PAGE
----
An End to Internet Anonymity

Is the Walla! site responsible for a user's publication of information that was subject to a gag order? Should the Tapuz site be held accountable for contributing to libel when it did not delete slanderous statements written by a user?

In the American movie Field of Dreams, an internal voice tells Kevin Costner "If you build it, they will come." Costner obeys this voice and builds a baseball field for oldtimers who have already passed away. One of the biggest myths of the Internet is that if a successful application is built, Web surfers will come.

In the case of Internet forums, this myth has proved to be accurate. It has even become a standard bearer on sites like Ynet, which allows users to freely respond to Web articles.

In July 1993, during the rise of the Internet, a now famous Peter Steiner cartoon appeared in The New Yorker magazine showing a dog at a computer saying: "On the Internet, no one knows you're a dog."

This was a clarion call to millions of new Web users to take advantage of an seductive characteristic of the Net - communicating from behind a veil of anonymity. Using this anonymity, applications were developed that changed the face of the Internet.

Napster enabled users to swap copyright-protected music files without anyone knowing who was giving or receiving the file. Chats allowed users to present themselves as pilots or scientists, even if they were just 13-year-old kids in their rooms. Forums permitted users to share intimate secrets or express merciless criticism ("flaming") without having to deal with the social implications.

Internet providers and Web site managers fiercely protected the anonymity of their users. They realized that this is one of the main reasons that thousands of new Web users connect to the Internet every month. When someone wanted to sue another person for posting something on a Web site, he had to file a suit against the site, demanding that it reveal the personal details of the offensive user. In some of the cases, the courts defended the users' rights to remain anonymous.

However, in the past two years the trend has changed. The record companies filed "John Doe" suits against anonymous users and demanded that Internet providers hand over the names of these users. The directors of publicly traded companies sued anonymous users who disseminated rumors in forums that hurt the firms' stock value or the reputation of the CEO. The courts began to cooperate with this.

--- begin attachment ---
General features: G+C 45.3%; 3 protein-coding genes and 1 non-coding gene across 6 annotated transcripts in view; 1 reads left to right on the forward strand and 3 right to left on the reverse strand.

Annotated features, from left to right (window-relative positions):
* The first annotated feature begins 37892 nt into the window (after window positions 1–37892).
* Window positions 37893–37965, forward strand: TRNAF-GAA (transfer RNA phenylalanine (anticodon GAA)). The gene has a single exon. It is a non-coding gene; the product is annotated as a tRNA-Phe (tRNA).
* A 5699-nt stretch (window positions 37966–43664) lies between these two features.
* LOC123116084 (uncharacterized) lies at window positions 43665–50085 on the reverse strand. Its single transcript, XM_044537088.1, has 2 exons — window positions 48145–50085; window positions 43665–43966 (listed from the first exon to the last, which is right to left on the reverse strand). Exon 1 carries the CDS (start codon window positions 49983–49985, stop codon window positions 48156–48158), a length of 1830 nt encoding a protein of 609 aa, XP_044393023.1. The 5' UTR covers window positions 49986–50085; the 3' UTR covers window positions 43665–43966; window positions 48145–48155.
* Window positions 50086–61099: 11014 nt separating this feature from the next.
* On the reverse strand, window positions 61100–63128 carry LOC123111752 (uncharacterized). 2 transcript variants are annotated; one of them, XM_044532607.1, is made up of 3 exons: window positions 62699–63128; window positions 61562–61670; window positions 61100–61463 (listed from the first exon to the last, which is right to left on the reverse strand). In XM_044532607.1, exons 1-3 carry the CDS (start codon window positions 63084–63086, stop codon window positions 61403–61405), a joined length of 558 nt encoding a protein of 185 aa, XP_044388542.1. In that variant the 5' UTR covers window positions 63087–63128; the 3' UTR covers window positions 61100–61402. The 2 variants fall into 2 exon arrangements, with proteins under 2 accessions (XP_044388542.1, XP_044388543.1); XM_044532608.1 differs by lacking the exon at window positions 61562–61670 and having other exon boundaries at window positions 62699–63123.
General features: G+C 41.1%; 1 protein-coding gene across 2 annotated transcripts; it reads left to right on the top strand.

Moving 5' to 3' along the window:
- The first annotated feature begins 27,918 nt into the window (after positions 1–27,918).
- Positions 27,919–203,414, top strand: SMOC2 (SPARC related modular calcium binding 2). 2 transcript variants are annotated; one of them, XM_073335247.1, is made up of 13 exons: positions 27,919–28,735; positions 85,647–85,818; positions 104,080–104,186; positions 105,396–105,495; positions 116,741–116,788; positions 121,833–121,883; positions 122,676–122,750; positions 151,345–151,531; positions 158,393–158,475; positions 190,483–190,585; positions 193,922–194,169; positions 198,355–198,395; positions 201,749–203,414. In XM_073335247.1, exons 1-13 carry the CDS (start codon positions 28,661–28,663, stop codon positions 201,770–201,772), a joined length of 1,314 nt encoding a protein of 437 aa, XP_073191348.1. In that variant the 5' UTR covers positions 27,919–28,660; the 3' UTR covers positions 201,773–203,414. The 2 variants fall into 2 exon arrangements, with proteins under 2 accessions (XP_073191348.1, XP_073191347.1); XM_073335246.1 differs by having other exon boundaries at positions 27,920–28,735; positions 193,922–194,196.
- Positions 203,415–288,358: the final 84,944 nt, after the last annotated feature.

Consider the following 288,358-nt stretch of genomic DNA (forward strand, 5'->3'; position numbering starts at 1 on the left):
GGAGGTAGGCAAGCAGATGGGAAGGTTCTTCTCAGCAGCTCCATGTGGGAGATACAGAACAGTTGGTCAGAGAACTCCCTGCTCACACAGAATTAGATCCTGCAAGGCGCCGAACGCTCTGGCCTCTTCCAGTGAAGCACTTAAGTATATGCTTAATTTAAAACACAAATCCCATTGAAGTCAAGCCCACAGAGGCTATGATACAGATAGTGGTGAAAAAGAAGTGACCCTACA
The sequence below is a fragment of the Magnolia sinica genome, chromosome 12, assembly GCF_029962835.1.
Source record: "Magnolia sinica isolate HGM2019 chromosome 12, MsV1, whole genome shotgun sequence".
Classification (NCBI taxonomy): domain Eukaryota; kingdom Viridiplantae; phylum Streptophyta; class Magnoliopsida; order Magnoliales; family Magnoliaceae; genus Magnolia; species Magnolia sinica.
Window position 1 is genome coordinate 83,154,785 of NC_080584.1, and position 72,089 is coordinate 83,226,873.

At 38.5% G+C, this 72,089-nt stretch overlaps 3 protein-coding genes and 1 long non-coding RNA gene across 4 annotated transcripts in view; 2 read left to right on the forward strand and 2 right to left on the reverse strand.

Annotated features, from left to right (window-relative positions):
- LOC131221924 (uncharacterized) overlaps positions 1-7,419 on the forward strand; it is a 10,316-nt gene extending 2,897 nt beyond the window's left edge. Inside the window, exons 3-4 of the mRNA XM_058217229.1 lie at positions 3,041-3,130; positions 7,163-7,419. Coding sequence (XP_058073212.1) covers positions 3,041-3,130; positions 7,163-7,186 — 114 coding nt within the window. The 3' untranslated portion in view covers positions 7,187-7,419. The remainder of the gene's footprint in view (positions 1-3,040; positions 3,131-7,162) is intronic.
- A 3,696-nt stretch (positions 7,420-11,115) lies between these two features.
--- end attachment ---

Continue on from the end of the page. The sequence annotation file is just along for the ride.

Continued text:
This trend reached a peak in two events that occurred simultaneously in the United States and Israel, indicating that the Internet will soon enter a new era in its development - the era of personal responsibility.

In the United States, a federal court judge in Los Angeles recently ruled that file swapping services do not violate the law when they enable users to exchange music files. The judge determined that the individual user who exchanges copyrighted files is the party that is infringing on copyright law, not the swapping services. Like a VCR, the judge explained, the tool is neutral, but it can be used in legal or illegal ways. The one who determines the way it is used is the user.

Several days later, an interim report was issued by a panel appointed in February 2001 by the justice minister at the time, Yossi Beilin. The panel, composed mostly of jurists, studied the legal problems created by the Internet and how Israeli law should handle them. The committee quickly discovered that one of the main problems is the responsibility of Internet service providers for publishing content written by a third party.

Is the Walla! site responsible for a user's publication of information that was subject to a gag order? Should the Tapuz site be held accountable for contributing to libel when it did not delete slanderous statements written by a user against a public figure?

Israeli court rulings have divided on this issue. Some regard the Internet sites as responsible for the content they publish and as being capable of monitoring this content. Other rulings see Web sites as a simply a conduit that does express a view - or need to express a view - on the content that pass through it. The panel recommended drafting legislation that would stipulate that Internet sites and service providers, and other Web service providers, are exempt from legal responsibility for illegal postings by a third-party, so long as these sites and services did not contribute to these violations or were aware of them.

The significance is clear. From now on, there is an open invitation to anyone who feels injured to sue the offensive users themselves. The user will no longer be able to hide behind comfortable anonymity and vilify whomever he wants without being held accountable.

Users will no longer be able to disseminate copyright-protected content and hide behind the veil of the site providing the service. The players on the Internet's Field of Dreams are best advised to be careful, because attorneys are moving onto the field and they are taking aim at a new target - Internet users.